# 10: Polar Coordinates & Parametric Equations

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Coordinate systems are tools that let us use algebraic methods to understand geometry. While the rectangular (also called Cartesian) coordinates that we have been using are the most common, some problems are easier to analyze in alternate coordinate systems.

- 10.1: Polar Coordinates
- Coordinate systems are tools that let us use algebraic methods to understand geometry. While the rectangular (also called Cartesian) coordinates that we have been using are the most common, some problems are easier to analyze in alternate coordinate systems.

- 10.2: Slopes in Polar Coordinates
- When we describe a curve using polar coordinates, it is still a curve in the x−y plane. We would like to be able to compute slopes and areas for these curves using polar coordinates.

- 10.3: Areas in Polar Coordinates
- We can use the equation of a curve in polar coordinates to compute some areas bounded by such curves. The basic approach is the same as with any application of integration: find an approximation that approaches the true value. For areas in rectangular coordinates, we approximated the region using rectangles; in polar coordinates, we use sectors of circles.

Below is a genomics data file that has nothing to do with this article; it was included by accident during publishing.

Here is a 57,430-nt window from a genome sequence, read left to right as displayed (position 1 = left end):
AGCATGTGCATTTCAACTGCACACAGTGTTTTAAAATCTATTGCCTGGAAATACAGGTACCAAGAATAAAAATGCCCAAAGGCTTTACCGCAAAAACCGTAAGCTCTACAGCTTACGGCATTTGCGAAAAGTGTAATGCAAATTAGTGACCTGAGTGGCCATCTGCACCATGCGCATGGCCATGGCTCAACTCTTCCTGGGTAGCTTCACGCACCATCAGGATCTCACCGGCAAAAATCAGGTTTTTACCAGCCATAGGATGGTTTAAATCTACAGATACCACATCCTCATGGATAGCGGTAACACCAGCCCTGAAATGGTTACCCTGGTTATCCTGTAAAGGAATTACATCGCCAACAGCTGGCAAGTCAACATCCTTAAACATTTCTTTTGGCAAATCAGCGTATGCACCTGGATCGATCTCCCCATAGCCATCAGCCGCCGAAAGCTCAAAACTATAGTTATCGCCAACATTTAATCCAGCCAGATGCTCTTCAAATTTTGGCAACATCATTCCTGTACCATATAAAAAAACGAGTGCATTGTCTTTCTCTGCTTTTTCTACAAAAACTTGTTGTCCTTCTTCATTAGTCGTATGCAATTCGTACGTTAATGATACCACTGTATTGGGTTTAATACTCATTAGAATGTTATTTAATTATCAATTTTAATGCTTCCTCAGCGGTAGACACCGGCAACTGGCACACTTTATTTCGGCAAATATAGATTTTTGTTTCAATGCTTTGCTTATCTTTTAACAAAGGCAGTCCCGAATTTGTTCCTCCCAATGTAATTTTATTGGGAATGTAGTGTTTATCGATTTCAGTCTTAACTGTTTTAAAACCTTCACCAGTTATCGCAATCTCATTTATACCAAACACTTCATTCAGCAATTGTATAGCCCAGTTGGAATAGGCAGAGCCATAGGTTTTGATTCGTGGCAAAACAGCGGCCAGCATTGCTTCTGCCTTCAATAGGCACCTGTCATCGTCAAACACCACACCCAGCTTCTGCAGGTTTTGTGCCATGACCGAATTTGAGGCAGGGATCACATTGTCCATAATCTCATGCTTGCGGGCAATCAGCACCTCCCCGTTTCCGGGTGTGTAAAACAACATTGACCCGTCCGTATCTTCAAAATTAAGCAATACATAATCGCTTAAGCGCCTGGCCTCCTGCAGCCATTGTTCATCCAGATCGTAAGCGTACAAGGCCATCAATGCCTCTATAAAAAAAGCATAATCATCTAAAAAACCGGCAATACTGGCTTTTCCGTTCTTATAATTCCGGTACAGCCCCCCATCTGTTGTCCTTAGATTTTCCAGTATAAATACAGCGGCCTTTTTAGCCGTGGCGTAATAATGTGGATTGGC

- 10.4: Parametric Equations
- Suppose \(f(t)\) and \(g(t)\) are functions. Then the equations \(x=f(t)\) and \(y=g(t)\) describe a curve in the plane. But \(t\) in general is simply an arbitrary variable, often called in this case a parameter, and this method of specifying a curve is known as parametric equations. One important interpretation of \(t\) is time. In this interpretation, the equations \(x=f(t)\) and \(y=g(t)\) give the position of an object at time \(t\).

- 10.5: Calculus with Parametric Equations
- We have already seen how to compute slopes of curves given by parametric equations---it is how we computed slopes in polar coordinates. Areas can be a bit trickier with parametric equations, depending on the curve and the area desired

- 10.E: Polar Coordinates, Parametric Equations (Exercises)
- These are homework exercises to accompany David Guichard's "General Calculus" Textmap.